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Bill Cosby, widely viewed as the first #MeToo defendant, was sentenced to three to 10 years in state prison for drugging and sexually assaulting Andrea Constand at his home in 2004. He was also classified as a sexually violent predator (SVP), which requires a lifetime registration, lifetime mandatory sex offender counseling, and notification to the community that a sexually violent predator lives in the area. He was also fined $25,000.
Cosby had been convicted in April 2018 of three counts of aggravated indecent assault, and both sides had agreed to merge these into one for sentencing purposes. Had he been sentenced separately without a merger, he faced up to 30 years in prison. Sentencing guidelines for the merged crimes suggest 22 to 36 months, plus or minus 12 months because of aggravating or mitigating circumstances. Prosecutors had asked for five to 10 years, and defense had asked for house arrest, given his advanced age (81) and blindness. It appears the judge sided with the prosecution's suggestion.
Prosecutors had asked the judge for the maximum sentence of five to 10 years in prison, a $25,000 fine, and attorney's fees. They believed Cosby never showed any emotion or sympathy for his victim. They attached Constand's victim impact statement, which was not read out loud in court. It contains many powerful statements, including why she didn't come forward sooner: "The shame was overwhelming. Self-doubt and confusion kept me from turning to my family or friends as I normally did. I felt completely alone, unable to trust anyone, including myself."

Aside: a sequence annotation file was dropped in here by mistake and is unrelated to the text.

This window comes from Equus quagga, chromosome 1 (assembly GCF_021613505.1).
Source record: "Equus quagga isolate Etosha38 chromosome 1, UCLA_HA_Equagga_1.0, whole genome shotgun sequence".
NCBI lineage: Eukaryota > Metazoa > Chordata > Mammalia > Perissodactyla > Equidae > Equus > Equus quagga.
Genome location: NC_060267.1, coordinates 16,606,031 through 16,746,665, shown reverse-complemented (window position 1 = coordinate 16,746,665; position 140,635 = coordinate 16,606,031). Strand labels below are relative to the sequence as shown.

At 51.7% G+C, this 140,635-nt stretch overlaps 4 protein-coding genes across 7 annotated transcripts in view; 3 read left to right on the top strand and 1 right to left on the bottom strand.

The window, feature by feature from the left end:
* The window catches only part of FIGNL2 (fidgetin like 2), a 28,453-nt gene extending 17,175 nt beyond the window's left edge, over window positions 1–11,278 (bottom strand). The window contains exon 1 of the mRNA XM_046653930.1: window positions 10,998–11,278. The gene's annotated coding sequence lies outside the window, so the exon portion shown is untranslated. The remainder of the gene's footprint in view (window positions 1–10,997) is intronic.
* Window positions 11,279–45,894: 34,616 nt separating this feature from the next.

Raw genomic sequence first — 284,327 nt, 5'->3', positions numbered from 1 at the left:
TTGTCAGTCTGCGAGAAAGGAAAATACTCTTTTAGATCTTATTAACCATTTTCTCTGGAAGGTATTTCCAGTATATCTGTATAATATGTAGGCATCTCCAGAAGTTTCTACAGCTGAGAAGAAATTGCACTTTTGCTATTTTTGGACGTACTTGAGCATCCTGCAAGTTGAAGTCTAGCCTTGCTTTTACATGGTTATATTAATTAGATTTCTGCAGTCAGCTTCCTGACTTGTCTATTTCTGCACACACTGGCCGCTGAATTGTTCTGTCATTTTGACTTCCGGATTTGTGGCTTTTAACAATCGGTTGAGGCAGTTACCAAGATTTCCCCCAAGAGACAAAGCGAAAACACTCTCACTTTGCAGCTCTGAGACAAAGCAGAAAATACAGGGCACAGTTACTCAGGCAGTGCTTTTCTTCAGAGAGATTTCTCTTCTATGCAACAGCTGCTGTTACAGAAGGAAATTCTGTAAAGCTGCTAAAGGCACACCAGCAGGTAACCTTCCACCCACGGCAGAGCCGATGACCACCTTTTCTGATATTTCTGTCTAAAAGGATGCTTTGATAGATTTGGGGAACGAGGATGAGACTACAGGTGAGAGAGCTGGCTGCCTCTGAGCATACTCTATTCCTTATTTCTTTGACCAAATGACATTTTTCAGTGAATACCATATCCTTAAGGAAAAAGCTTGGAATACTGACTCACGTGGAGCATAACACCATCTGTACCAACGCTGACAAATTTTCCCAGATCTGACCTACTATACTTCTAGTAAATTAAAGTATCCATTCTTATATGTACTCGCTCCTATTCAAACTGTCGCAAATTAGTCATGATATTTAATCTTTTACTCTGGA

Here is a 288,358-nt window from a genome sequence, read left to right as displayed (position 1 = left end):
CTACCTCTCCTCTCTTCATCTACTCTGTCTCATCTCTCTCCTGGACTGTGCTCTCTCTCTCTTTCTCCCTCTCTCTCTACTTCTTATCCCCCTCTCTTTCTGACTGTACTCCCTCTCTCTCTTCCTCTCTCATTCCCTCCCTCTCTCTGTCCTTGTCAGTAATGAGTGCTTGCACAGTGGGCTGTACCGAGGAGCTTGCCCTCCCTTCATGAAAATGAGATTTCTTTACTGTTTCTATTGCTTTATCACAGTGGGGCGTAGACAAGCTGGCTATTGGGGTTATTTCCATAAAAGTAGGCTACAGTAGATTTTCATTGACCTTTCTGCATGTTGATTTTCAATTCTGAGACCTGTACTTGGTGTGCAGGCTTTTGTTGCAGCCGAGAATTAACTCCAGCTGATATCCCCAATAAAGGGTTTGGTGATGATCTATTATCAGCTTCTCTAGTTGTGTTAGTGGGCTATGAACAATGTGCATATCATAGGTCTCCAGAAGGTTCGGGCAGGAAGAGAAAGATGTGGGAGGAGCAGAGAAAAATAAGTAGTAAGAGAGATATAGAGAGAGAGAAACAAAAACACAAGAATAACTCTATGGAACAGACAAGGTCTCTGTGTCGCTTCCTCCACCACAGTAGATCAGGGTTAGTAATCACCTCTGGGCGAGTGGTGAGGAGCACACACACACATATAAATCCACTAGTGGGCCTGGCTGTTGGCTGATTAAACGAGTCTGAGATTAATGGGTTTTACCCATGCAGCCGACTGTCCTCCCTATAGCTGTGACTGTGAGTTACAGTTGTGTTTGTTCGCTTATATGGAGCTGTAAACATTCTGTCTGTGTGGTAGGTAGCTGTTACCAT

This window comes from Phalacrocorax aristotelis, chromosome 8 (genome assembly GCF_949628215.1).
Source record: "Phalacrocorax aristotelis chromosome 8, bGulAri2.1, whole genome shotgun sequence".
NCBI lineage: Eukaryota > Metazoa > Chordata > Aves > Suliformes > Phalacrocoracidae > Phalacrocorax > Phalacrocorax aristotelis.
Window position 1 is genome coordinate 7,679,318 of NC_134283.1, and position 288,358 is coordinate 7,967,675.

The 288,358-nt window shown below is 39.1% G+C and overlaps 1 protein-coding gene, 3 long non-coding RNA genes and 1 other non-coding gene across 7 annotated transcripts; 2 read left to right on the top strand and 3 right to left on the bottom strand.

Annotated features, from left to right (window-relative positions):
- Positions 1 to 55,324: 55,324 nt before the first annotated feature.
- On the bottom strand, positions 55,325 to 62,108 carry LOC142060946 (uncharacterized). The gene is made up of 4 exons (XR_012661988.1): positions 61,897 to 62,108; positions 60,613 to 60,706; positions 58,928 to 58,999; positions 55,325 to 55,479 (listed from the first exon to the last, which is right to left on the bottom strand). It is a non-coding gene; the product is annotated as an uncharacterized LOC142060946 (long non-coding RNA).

In total, 10 victims that have accused Cosby of sexual abuse, including Constand, were in the courtroom for sentencing. Kathy McKee, a former actress who has also accused Cosby of rape, said the trial had been emotionally hard for her, and that she was happy with the sentencing, and was grateful to Constand "for standing strong". Noticeably absent from the courtroom during sentencing was Camille Cosby, Bill's wife, and their three daughters.
This process has been a long time coming. Cosby was arrested in December 2015. His first trial in 2017 ended in a hung jury after six days of deliberation. This retrial began in April. Cosby will begin serving his sentence immediately. The judge denied Cosby's request to remain free on bail while he pursued his appeal.
If you or someone you love has been the victim of rape, contact your local law enforcement agency. Though the act itself is incredibly painful to live with, remaining silent may be even more painful.
Meeting with a lawyer can help you understand your options and how to best protect your rights. Visit our attorney directory to find a lawyer near you who can help.